Yesterday, Ann’da went to Silvermoon to meet a boy called Lukian at the orphanage. Minn’da was supposed to go too, but some guy from one of the other estates was bitten by a spider. She had to stay behind to treat him. Ann’da wound up bringing the boy back with him! It’s a good thing we had already prepared and moved the spare bed into my room and everything. My paints and easel are in the spare room now, and it’s going to be my art studio.

Lukian seems okay. He’s really quiet which is a little weird. I told him that I’m adopted too kind of. I am, but I still have family, so I guess I can only kind of sort of relate. Ann’da got him a pack of cards to trade too, and got me another pack. He has an Aethas! He’s like an important archmage or something. I bet he’s a better mage than even Hethurin is, and that must be really good because Hethurin keeps a ward up around the school all the time and still manages to cast other spells and stuff for his classes. I think. I’m not in his classes so I don’t really know, but if he teaches, he must be able to show stuff.

Anyway, I got the feeling that I was more excited about his Aethas card than he was. Maybe he just doesn’t know it’s rarer.

He does like my paintings. I didn’t show him the ones with boobs because he’s only twelve, and Minn’da would probably get mad at me if I showed him.

My other Ann’da will be spending the evening with us one night next week because it’ll be theater night. I was worried that I would have to babysit Telinda that night, but if he’s going to be here, then it’ll be fine. Lukian will either be back at the orphanage or a real part of our family by then. I kind of hope he’s still here.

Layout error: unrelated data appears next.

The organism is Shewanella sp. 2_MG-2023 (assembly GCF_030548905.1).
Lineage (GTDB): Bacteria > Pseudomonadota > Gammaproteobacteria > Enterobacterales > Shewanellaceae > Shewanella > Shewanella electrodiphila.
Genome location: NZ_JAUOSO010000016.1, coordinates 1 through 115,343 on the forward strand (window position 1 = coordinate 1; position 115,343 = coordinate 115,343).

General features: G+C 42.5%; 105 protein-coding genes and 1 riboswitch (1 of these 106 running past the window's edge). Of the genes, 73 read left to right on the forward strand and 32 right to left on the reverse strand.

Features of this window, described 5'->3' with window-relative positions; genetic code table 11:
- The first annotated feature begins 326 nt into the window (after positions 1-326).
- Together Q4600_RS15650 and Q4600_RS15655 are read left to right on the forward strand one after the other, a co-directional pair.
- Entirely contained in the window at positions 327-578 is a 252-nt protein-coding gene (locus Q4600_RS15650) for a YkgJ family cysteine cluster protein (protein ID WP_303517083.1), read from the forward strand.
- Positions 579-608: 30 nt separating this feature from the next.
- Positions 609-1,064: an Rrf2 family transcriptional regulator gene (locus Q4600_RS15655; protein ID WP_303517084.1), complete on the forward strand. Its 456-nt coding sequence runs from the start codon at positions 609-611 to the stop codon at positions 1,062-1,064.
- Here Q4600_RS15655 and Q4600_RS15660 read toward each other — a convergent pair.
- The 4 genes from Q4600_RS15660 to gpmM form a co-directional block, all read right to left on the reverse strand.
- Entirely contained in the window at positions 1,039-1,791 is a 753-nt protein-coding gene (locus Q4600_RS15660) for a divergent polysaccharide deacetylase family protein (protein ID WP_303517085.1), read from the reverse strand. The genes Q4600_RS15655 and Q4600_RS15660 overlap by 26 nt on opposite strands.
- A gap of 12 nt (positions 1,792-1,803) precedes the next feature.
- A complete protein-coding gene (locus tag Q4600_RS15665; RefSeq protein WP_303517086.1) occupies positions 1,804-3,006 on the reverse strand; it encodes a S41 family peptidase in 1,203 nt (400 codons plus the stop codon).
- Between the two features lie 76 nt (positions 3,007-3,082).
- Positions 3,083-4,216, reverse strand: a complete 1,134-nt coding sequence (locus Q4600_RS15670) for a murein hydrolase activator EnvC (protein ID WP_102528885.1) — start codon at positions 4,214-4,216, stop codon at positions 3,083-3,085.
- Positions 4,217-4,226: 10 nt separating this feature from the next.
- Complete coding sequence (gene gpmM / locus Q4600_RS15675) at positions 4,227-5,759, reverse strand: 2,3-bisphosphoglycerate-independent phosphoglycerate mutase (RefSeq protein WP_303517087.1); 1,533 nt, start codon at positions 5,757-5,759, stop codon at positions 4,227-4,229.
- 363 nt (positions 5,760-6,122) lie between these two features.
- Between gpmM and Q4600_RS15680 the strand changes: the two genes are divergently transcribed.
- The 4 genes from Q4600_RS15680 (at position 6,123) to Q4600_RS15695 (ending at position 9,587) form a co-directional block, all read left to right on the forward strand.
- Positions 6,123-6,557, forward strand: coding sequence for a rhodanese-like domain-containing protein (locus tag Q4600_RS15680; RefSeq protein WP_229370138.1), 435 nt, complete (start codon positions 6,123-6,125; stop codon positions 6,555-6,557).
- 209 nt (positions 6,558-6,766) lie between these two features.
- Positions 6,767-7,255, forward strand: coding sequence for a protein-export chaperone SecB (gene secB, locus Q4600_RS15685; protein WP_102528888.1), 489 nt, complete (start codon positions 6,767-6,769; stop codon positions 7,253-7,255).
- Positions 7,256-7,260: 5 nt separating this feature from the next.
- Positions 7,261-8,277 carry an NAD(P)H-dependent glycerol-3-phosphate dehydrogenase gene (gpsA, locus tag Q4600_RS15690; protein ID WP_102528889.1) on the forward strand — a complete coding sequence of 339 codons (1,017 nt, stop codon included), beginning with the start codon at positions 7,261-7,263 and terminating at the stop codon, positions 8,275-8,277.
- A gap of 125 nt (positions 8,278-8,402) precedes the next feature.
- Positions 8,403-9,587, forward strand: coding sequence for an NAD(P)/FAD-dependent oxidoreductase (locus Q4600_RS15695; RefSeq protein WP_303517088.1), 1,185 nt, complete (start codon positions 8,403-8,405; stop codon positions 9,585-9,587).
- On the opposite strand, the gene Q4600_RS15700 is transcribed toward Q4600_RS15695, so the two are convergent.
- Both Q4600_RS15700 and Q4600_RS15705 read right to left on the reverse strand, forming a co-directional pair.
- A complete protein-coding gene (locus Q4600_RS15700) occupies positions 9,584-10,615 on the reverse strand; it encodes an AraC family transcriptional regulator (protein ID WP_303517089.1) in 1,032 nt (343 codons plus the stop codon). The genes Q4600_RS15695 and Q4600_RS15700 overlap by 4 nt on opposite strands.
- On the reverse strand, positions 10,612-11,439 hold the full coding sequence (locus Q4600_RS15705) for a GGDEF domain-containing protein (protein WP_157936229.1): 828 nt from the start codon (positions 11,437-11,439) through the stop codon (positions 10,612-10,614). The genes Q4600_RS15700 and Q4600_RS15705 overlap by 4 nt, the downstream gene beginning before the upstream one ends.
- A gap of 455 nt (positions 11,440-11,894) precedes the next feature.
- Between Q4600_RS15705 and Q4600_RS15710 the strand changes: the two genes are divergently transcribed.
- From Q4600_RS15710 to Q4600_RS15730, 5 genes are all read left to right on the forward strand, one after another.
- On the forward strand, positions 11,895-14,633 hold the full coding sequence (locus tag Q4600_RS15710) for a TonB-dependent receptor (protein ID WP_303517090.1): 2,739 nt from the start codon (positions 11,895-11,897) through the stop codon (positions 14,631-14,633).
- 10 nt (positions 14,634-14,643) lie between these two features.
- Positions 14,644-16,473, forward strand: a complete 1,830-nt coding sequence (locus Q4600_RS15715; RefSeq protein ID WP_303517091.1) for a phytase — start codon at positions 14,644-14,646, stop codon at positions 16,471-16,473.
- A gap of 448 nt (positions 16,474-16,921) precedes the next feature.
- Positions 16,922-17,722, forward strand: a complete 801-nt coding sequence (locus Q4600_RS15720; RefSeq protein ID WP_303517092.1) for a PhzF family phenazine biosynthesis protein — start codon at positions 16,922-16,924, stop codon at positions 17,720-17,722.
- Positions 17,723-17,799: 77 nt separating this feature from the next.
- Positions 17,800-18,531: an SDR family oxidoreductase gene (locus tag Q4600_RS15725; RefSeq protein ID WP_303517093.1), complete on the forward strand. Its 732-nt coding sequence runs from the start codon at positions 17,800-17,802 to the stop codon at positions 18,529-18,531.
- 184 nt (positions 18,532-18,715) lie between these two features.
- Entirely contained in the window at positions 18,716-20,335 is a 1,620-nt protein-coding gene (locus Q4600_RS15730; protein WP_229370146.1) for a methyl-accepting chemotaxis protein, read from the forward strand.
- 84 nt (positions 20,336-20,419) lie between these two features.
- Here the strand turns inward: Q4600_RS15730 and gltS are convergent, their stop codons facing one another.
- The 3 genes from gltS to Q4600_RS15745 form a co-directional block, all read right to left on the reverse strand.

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WoW – Isturon’s Notes

  • Nessna and Sath’alor had their date for the theater play come up. I arrived at their place to watch the boys for them while they went. Rylad spent most of the time wanting to be a cat. I don’t know where the actual cats were, but I’m kind of glad I didn’t have to deal with them.
  • Zeran also spent some time being a cat. He’s starting to speak full sentences. They’re short, but his vocabulary is growing. He does know ‘rawr’. I’m kind of glad Hethurin never did that. I think Nessna would have if she fell in with the wrong pre-school crowd, but thankfully, she didn’t.
  • They left early enough to get supper before the theater. I didn’t see it, but Sath’alor claims that Nessna wore a dress. She must have slipped that on while I was distracted by the boys, the slipped back into pants right after getting back. I’ll admit I fell asleep on the sofa, but not until after the boys were asleep. It’s hard work being a grandfather. I’d earned a little nap, but I did miss the dress!
  • I wound up staying at the ranger building last night. Nessna said it was too far to walk to my place in the dark, and maybe she was right. They have a couple of spare beds in the men’s quarters, so both she and Sath’alor thought it would be better if I stayed there.
  • They also said there were donuts in the morning, which honestly, was all they needed to say.
  • It also came with the added bonus that I got to speak with Arancon. I think everyone’s heard that his girlfriend stayed the night at his place. I heard it from Hethurin who had heard it from Aeramin. I guess Aeramin is upset about it or something. I don’t know what’s wrong with these kids not wanting their parents to be happy.
  • It was pretty late, but he was still awake. He’s still adamant that I should just try inviting Braedra over for supper. I’m not sure that’s a good idea, and the fact is, I have. It was supposed to be for lunch, but I think it’s going to be supper. I’m worried that things will progress too far, too quickly. I’m going to make sandwiches, which I guess isn’t the fanciest meal, but it was supposed to be lunch.